I am told that I have something called Asperger’s Syndrome. Wikipedia defines it as: “a developmental disorder characterized by significant difficulties in social interaction and non-verbal communication…” In other words, I don’t play well with others. I’m kind of like Sheldon Cooper on the television show “The Big Bang Theory,” except that I don’t have a genius level I.Q. I don’t get a lot of the social norms or rules of behavior that other people seem to have been born knowing. I understand sarcasm, but many people with Asperger’s don’t. We take people at face value. If you say that you think or feel a certain way, we will believe you. We are not rude, but we may be perceived that way, because many of us say what we feel without filtering it first.
I take medication to manage the depression and high levels of anxiety that my condition brings along with it. Although sometimes I feel as if the medication is so that the world can manage me. If it were up to me, I would never have been put on this poison to begin with. I experience a great deal of sluggishness of mind and body; side effects of many psychiatric medications. Yet these medications are addictive, very much so, and even recovered to the peak of mental health, you don’t just stop taking them cold turkey. I tried reducing and then eliminating my psych meds last spring and summer, with my doctor’s help, but couldn’t cope. I had been on the stuff for so long, from adolescence to adulthood that my brain didn’t know how to function without it. I remember being angry for the better part of last year, wanting to scream aloud at everyone around me. So I had to go back on it.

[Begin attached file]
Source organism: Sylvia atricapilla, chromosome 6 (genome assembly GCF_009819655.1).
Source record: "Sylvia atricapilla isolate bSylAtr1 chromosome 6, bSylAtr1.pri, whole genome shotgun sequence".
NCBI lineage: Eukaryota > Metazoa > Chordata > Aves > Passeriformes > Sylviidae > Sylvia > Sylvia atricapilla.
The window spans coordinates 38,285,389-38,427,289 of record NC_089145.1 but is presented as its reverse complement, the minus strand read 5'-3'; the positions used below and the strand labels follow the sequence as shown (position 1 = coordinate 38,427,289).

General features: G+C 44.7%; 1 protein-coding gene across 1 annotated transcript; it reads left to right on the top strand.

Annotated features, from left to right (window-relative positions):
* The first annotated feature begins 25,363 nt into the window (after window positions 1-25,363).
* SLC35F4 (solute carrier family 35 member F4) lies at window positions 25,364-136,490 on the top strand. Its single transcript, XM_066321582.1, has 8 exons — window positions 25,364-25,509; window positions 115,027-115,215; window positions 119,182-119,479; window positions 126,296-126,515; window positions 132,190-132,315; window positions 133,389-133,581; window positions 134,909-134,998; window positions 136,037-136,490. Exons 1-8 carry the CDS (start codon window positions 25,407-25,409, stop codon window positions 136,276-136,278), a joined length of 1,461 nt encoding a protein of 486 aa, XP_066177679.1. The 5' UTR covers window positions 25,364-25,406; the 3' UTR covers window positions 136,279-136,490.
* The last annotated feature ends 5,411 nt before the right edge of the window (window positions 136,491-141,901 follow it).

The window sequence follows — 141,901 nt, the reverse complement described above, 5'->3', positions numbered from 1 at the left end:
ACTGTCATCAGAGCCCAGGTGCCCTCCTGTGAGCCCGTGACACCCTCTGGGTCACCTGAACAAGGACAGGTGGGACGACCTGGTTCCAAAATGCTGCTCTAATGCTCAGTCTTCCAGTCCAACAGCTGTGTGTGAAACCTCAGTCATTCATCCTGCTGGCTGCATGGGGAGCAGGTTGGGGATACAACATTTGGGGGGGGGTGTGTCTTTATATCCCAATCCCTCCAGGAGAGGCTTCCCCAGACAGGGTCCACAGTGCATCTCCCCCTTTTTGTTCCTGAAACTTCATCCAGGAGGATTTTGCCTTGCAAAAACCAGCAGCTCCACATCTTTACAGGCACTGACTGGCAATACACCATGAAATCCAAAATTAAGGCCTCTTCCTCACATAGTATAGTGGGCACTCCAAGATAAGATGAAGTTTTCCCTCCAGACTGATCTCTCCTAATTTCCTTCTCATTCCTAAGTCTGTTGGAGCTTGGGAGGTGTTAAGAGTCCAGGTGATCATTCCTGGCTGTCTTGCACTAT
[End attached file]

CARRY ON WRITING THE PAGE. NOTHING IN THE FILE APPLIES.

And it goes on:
Getting up and starting the day is one of the most stressful things about my Asperger’s. If it were up to me, I would face no more obstacles in getting out of bed and dressed each day than any other man. And yet, I am a woman, with all its encumbrances and feminine expectations; bra, shaved legs and underarms, long hair and makeup. “Just don’t wear a bra” my old therapist told me when I complained that wearing a one felt as if I were being suffocated and choked. Really? When all I want is to blend in and feel as if I fit in. These garments feel as if I am being choked or strangled. Same with the long hair. I think I look better that way, but the feel of it loose around my face is irritating, as is the feel of a hair tie or headband. And yet I am not Transgender; I have no desire to live my life as a member of the opposite sex. I just detest the expectations put upon my gender. Many people with Asperger’s experience something similar. It’s called sensory overload. It’s different for everyone. Not everyone is bothered by the same sensations. For some, light and sound are magnified. For me, anything tactile is bothersome. Hence the struggles I experience with dressing and grooming. By the time I am dressed each and every day, I am often too exhausted to even think about leaving the house.
My apartment feels like a prison. I am one of the youngest women here, and one of the better looking. Yet I have to dress down just so I can walk to the store or to the library right up the road. The offers, the suggestive leers and glances I receive from the men in my building are too much to bear. I can barely step outside my door without wearing anything but long pants and a heavy long sleeved shirt. Or at least that is the way I feel. It’s the only armor I know of that helps me feel safe enough to even attempt to be physically comfortable stepping out into the world.